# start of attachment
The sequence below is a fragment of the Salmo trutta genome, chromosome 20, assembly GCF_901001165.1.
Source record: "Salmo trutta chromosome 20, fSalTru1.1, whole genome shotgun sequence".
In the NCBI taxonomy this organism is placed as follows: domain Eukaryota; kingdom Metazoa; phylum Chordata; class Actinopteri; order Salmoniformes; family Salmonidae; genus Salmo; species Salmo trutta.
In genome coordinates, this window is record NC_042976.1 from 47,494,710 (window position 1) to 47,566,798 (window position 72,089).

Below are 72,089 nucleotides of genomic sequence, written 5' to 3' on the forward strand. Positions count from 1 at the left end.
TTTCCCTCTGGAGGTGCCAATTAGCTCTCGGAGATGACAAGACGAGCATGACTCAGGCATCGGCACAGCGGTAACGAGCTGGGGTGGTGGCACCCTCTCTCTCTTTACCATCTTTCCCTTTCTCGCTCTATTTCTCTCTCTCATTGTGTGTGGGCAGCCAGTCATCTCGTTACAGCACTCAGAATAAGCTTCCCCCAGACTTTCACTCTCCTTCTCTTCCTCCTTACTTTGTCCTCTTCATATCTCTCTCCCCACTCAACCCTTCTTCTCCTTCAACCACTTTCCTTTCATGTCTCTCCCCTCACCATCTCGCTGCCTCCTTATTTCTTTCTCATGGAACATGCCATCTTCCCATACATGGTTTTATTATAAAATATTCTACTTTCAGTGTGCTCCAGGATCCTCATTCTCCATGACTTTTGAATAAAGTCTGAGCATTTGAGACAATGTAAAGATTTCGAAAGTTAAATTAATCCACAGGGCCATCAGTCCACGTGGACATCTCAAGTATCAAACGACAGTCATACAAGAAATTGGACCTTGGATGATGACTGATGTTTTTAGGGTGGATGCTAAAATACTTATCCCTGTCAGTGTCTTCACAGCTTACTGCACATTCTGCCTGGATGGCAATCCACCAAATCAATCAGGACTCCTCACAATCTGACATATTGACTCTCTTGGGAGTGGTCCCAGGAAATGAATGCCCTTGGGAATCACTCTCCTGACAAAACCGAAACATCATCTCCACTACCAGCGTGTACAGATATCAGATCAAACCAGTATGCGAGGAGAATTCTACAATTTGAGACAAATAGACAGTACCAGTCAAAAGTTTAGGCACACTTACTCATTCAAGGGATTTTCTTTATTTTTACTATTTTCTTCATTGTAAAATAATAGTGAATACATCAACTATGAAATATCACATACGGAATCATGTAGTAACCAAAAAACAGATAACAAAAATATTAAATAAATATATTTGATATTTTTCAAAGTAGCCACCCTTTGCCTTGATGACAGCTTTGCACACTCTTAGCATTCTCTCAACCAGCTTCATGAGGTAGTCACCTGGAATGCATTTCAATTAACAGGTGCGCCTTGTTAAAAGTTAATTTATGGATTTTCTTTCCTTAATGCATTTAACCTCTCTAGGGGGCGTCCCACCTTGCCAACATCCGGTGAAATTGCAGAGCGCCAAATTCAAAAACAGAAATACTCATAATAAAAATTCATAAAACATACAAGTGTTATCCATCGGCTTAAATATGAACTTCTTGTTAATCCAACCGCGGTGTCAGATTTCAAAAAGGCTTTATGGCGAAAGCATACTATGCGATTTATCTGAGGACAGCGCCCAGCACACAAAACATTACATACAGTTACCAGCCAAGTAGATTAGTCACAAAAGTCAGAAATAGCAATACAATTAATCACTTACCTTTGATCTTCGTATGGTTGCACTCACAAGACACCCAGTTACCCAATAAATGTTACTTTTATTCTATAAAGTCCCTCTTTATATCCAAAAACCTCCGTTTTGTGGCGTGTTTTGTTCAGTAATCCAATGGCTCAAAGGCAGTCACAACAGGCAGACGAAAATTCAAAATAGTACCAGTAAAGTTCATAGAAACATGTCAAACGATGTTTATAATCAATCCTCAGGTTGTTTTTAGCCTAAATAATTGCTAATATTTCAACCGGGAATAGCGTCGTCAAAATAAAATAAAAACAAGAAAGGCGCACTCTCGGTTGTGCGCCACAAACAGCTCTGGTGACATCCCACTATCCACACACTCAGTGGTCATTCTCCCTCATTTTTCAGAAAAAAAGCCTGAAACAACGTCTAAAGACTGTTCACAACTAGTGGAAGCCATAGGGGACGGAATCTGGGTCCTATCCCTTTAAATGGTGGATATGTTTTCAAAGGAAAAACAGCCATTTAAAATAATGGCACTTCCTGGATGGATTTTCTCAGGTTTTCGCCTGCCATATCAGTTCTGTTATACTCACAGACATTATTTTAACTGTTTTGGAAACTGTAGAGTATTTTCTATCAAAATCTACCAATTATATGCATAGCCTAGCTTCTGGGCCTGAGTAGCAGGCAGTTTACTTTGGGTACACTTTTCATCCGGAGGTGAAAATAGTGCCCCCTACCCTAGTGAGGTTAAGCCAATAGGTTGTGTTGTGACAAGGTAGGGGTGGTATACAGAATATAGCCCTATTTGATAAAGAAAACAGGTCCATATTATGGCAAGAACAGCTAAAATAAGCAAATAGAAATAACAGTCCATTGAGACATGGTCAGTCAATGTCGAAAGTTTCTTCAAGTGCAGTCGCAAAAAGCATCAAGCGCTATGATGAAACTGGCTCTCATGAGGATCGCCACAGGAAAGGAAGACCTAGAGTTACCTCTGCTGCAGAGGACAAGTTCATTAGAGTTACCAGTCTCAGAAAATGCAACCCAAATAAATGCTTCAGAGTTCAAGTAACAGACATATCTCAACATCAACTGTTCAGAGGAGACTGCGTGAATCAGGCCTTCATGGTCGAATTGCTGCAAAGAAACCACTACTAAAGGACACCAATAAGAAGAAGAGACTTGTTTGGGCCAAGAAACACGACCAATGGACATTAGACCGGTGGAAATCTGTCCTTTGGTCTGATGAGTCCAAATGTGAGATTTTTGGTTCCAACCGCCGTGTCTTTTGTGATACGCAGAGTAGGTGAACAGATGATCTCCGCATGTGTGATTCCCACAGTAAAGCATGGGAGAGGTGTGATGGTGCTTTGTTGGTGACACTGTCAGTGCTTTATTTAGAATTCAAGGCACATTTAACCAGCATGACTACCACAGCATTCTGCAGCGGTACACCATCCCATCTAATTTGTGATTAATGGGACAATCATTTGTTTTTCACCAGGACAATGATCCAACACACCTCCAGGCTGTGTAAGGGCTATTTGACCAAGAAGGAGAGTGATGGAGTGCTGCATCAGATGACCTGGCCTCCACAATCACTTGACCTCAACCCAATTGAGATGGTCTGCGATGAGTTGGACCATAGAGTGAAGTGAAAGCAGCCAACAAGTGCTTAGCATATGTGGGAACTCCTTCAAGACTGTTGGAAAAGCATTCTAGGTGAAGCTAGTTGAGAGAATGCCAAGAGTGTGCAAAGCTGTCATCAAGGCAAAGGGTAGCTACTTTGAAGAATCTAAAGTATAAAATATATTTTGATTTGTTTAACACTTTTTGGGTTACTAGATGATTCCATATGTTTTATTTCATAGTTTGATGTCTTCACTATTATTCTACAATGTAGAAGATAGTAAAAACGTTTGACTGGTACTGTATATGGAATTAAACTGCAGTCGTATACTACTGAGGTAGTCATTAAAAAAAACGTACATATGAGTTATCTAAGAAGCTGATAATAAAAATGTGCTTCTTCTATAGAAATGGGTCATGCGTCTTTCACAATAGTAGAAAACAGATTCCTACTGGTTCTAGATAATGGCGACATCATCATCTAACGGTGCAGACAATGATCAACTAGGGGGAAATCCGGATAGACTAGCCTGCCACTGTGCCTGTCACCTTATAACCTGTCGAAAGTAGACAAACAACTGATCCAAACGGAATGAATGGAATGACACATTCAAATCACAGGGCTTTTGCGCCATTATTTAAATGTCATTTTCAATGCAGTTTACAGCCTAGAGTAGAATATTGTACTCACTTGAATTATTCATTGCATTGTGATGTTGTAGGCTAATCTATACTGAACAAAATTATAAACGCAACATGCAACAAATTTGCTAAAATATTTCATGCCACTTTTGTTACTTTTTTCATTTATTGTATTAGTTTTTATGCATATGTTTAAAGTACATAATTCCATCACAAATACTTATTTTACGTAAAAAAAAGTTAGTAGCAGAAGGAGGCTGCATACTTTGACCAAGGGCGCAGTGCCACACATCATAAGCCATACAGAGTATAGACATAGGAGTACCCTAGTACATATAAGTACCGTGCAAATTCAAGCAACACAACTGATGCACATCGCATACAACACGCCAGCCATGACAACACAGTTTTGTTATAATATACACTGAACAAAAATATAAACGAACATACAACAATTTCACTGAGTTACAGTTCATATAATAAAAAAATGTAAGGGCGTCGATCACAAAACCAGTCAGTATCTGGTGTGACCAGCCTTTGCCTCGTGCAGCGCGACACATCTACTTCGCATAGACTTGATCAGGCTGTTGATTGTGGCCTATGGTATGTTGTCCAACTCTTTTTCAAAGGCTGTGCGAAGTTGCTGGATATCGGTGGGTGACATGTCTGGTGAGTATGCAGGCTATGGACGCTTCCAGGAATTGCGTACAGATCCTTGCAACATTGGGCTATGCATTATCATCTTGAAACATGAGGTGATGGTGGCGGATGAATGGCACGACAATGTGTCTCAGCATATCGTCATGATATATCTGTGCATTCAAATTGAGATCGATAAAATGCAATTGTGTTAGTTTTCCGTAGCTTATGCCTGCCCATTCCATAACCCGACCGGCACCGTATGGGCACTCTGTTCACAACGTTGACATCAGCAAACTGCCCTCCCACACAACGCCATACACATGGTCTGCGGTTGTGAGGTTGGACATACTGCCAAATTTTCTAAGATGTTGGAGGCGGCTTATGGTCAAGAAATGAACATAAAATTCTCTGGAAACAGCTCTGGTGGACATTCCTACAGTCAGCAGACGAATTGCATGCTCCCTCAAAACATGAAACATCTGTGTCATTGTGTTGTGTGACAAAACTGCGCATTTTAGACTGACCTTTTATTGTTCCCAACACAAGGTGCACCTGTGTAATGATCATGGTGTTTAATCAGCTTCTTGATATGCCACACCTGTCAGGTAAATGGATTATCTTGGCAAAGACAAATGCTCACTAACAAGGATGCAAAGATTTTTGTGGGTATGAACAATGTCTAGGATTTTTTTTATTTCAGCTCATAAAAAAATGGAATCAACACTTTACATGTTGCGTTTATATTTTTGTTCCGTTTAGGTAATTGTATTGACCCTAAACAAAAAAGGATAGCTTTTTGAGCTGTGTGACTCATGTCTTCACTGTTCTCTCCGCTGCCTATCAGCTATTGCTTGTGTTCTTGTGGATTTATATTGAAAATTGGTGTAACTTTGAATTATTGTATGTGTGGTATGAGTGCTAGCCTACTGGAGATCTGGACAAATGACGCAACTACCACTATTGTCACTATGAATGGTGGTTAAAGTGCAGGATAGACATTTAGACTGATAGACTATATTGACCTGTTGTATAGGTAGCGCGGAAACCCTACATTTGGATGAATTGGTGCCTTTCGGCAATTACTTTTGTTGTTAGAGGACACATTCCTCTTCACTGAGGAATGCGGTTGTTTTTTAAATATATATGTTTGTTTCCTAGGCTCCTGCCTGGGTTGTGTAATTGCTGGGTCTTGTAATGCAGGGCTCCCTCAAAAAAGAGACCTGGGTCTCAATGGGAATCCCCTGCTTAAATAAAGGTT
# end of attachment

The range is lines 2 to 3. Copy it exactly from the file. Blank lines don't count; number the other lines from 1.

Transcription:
Source record: "Salmo trutta chromosome 20, fSalTru1.1, whole genome shotgun sequence".
In the NCBI taxonomy this organism is placed as follows: domain Eukaryota; kingdom Metazoa; phylum Chordata; class Actinopteri; order Salmoniformes; family Salmonidae; genus Salmo; species Salmo trutta.